Cooking with Ale and Lager (and Various Varieties Thereof) Part 2 — The Sweet
Last week, I wrote about incorporating beer, ale and stout into savory dishes. This week, however, I’ll be focusing entirely on the sweet.
Though I’ve been a fan of Guinness for some time, visiting the famous Dublin brewery in 2007 elevated my admiration for their craftsmanship. And while I’m not usually a big tourist trap kinda gal, I have to admit that ending the tour in Guinness’ Gravity Bar — with a view of the city and stout in hand — is a pretty incredible experience.
Which is why when I came across these beautiful Irish Beer and Whiskey Cupcakes from food blogger Erin at Lemon-Sugar.com, I knew I wanted to incorporate them in this series. These chocolate cupcakes feature a whiskey ganache and are topped with an Irish cream butter cream frosting that really is — according to Erin — the frosting on the cake. While they may seem complicated to recreate, the tips are very helpful and Erin offers her support if you have questions.
For those who enjoy mixing the savory and sweet with an extra layer of spice, try these Salted Spiced Beer Caramels from the food blog AlanaBread.com. Made with Brewdog’s beer titled There Is No Santa (available seasonally), Alana recommends using a candy thermometer to get the proper consistency.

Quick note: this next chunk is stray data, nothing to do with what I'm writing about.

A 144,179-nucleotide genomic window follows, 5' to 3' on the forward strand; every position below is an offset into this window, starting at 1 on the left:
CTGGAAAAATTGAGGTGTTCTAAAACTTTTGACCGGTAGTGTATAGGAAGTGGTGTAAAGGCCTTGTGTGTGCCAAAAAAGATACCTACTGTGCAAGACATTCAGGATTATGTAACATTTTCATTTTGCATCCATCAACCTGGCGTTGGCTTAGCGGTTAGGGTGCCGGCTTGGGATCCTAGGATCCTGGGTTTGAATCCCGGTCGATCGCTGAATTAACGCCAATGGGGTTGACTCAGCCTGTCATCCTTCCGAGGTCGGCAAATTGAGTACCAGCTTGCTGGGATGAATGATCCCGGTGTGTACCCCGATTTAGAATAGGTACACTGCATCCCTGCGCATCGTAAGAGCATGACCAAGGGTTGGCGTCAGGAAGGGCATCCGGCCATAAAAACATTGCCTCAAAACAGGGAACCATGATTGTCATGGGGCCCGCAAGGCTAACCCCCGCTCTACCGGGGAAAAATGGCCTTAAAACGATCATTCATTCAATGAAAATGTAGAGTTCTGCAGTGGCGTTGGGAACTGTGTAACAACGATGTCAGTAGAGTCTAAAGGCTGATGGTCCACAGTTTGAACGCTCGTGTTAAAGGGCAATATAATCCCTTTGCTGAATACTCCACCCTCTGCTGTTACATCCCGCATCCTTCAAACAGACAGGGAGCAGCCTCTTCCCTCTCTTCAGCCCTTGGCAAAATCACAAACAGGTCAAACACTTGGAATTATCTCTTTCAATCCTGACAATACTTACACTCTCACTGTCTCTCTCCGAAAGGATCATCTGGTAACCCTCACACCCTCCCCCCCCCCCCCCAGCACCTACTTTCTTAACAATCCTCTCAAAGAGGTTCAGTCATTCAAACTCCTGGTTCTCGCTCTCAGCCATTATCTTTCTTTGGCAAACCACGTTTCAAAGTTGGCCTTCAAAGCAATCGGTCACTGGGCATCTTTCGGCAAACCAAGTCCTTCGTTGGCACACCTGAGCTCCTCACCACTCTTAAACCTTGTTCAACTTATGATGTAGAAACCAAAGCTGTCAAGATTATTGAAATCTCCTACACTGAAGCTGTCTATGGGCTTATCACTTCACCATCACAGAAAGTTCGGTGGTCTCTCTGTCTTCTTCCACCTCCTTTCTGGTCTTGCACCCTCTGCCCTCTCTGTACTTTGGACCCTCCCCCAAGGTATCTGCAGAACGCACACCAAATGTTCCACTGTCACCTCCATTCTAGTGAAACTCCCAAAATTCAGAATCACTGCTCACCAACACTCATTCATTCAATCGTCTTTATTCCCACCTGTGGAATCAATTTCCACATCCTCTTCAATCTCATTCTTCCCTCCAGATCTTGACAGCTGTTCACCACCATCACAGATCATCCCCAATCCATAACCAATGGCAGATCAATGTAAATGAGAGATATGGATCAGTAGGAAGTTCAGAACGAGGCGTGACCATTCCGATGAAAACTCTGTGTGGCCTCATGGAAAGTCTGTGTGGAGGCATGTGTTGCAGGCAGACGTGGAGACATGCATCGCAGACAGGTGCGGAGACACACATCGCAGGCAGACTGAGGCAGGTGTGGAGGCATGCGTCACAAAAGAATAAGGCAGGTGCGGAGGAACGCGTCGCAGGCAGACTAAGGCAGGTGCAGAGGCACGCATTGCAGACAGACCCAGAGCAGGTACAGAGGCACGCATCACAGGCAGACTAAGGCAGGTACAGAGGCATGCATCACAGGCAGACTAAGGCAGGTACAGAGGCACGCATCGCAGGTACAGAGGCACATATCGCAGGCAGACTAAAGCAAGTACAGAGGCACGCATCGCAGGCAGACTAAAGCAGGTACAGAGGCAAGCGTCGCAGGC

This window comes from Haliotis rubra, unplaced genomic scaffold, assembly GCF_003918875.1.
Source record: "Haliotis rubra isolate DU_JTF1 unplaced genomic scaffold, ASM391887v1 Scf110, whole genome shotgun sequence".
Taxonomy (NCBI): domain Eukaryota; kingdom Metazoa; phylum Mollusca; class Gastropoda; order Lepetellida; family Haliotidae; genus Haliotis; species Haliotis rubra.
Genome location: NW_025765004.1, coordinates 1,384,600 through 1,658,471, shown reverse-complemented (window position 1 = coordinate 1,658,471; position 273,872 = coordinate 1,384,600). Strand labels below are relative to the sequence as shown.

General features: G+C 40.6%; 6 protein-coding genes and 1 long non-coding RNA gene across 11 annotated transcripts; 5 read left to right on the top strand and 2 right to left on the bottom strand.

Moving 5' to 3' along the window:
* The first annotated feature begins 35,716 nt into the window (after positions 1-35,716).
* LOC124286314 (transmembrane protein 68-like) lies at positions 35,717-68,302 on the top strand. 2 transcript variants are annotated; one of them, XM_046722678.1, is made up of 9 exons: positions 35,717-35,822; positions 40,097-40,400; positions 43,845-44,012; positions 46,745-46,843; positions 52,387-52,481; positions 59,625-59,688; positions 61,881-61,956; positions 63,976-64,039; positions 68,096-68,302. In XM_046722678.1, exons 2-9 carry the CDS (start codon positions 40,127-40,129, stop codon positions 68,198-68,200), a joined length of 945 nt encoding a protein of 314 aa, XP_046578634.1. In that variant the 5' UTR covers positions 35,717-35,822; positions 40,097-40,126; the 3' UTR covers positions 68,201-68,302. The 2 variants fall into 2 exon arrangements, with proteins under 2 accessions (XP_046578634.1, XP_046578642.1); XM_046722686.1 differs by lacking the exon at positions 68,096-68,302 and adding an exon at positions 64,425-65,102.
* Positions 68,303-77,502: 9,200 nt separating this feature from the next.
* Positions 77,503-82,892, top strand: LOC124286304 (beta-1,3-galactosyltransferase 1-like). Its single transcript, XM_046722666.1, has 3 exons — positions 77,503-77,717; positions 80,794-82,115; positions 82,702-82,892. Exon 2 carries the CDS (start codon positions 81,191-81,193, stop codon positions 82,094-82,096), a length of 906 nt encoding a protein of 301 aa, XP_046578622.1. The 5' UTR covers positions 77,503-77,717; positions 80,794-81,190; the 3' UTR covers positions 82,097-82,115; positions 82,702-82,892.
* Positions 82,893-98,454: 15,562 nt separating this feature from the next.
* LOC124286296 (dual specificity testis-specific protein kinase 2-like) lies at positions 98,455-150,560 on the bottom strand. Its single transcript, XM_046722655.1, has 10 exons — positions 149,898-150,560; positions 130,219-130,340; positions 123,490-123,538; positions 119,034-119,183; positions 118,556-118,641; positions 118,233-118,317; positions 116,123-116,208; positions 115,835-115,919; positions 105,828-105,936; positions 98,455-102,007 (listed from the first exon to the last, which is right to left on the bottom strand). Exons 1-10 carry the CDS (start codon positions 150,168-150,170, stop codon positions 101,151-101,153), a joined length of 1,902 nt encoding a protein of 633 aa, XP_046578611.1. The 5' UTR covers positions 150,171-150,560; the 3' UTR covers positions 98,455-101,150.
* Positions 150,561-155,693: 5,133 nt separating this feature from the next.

With beer, cream, butter, cinnamon, ginger, cloves and sugar, this recipe provides a complex layering of flavors that’s sure to delight friends and family. Caramels are the perfect treat to share any time of year; for holiday celebrations, birthday parties, or as a special thank you to a family member, friend, neighbor or teacher.
A former coworker of mine used to make caramels seasonally and share them with our office. They were such a hit, she’d get requests year ’round. Be prepared for similar requests when cooking up these caramels.
If you’re looking for something innovative to serve as an appetizer or side at a dinner party, check out the Beer Battered Apple recipe from InspiredTaste.net. Quickly and simply made, you can serve them with either salt and ketchup as a side, or with powdered sugar for dessert.
Calling for cinnamon, cayenne pepper, Granny Smith green apples and beer, this recipe will be the talk of your party. Joanne of Inspired Taste recommends keeping the lid to the pot handy whenever you fry anything at home and provides step-by-step instructions for frying up this treat — sweet or savory — in your own kitchen.
Finally, for the true beer connoisseur, I recommend checking out the Beer Journal from Moleskine. With a glossary of terms, beer pouring tips and sections to note your favorite brews and breweries, you can take your “tasting” to a whole new level of sophistication and organization.